An impressive new benefit of collaborative care for depression has been identified that can slash the risk of fatal and nonfatal heart attacks and strokes in older individuals without preexisting heart disease.
In the News
Collaborative care presents new opportunities for psychiatrists to contribute to the evolving health care system. Curricula that teach psychiatric residents how to work effectively with primary care providers, like the one being developed by the authors of this column, will help us build a new behavioral health workforce ready to care for the millions of people with common mental disorders who have limited access to mental health specialists.
Amy Bauer, M.D., M.S., shares her thoughts as an early-career psychiatrist who has worked in several integrated care settings, noting her appreciation for the diversity of her clients.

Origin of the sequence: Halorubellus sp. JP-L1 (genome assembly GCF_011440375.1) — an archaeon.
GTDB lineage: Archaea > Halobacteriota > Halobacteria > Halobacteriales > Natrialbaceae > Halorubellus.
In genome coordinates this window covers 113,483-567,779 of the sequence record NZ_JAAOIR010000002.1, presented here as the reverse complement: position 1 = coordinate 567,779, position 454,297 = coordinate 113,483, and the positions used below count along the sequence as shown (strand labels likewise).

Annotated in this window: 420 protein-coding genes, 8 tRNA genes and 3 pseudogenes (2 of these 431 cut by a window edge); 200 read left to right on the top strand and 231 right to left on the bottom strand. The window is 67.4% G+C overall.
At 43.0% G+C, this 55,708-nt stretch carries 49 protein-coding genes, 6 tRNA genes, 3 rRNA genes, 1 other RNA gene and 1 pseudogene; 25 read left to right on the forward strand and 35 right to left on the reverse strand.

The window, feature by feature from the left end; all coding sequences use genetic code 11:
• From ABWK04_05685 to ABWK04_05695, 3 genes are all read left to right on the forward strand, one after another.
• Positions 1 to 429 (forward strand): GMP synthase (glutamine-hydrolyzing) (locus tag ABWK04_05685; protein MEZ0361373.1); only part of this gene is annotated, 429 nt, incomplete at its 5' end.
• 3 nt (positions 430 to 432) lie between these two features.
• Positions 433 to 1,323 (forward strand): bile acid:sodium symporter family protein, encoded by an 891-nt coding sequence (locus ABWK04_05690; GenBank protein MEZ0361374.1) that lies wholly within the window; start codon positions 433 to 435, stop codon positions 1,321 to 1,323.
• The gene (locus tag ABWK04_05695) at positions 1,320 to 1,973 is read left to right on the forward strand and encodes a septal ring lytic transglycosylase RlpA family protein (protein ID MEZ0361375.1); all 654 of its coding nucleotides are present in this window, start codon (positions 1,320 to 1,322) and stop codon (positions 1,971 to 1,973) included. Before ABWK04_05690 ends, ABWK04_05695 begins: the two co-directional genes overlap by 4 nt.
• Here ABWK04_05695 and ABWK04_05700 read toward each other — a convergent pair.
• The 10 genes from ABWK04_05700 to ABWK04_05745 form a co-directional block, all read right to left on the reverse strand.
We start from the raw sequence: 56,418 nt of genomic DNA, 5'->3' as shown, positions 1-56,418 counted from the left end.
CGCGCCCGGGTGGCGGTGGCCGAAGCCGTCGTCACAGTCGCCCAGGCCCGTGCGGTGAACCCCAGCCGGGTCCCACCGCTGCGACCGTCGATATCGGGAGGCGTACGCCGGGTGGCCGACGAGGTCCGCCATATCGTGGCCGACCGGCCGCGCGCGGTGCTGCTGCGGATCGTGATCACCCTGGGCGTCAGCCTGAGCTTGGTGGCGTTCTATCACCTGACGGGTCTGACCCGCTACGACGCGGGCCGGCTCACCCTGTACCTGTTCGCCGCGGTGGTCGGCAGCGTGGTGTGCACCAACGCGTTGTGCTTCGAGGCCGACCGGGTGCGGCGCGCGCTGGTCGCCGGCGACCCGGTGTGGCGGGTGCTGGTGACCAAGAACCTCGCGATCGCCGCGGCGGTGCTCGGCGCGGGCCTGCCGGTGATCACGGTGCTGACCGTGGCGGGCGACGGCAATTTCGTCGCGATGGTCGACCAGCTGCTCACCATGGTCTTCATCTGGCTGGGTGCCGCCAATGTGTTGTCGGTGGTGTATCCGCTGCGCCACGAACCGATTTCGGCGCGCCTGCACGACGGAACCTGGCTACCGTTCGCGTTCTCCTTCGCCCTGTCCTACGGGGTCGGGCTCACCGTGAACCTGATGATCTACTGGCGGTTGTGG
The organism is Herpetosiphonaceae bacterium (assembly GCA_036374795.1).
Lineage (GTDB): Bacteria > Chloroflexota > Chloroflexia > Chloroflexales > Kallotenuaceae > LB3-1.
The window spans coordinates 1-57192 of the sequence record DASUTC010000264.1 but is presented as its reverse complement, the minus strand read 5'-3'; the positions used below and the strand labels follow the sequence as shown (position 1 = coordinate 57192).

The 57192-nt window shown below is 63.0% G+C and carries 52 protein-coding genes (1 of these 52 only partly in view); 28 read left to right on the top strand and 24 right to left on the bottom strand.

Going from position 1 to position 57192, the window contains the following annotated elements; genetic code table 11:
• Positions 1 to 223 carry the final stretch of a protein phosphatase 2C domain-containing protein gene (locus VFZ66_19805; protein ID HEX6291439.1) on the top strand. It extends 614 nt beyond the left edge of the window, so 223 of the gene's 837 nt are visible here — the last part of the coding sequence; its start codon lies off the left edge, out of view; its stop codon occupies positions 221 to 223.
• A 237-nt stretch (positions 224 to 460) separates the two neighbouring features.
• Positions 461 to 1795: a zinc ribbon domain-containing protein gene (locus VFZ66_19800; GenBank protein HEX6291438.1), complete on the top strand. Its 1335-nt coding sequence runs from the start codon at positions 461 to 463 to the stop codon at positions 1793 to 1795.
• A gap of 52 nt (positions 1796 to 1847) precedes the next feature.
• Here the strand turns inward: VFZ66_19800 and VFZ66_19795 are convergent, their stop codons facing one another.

American Psychiatric Association president Jeffrey A. Lieberman, MD, talks about Collaborative Care as a solution for the psychiatrist shortage in the context of the Affordable Care Act.
Wayne Katon, an early innovator of Collaborative Care, shares his perspective on 30 years of work in the field.
Jürgen Unützer's inaugural column, "Psychiatry and Integrated Care," talks about the need for reaching more people with common mental health conditions in primary care settings and how the Collaborative Care model can help.
Jeffrey Lieberman, President of the APA, strongly endorses Collaborative Care as the future of psychiatry in a column co-written with Jürgen Unützer.
Anna Ratzliff is interviewed about the teaching components inherent in Collaborative Care for a psychiatrist as well as her work training residents and established practicing psychiatrists in the role of a psychiatric consultant.
Providers take integrated approach, with patient numbers set to jump under new law and psychiatrists in short supply. Includes quotes from Drs. Unutzer, Ratzliff, and Katon.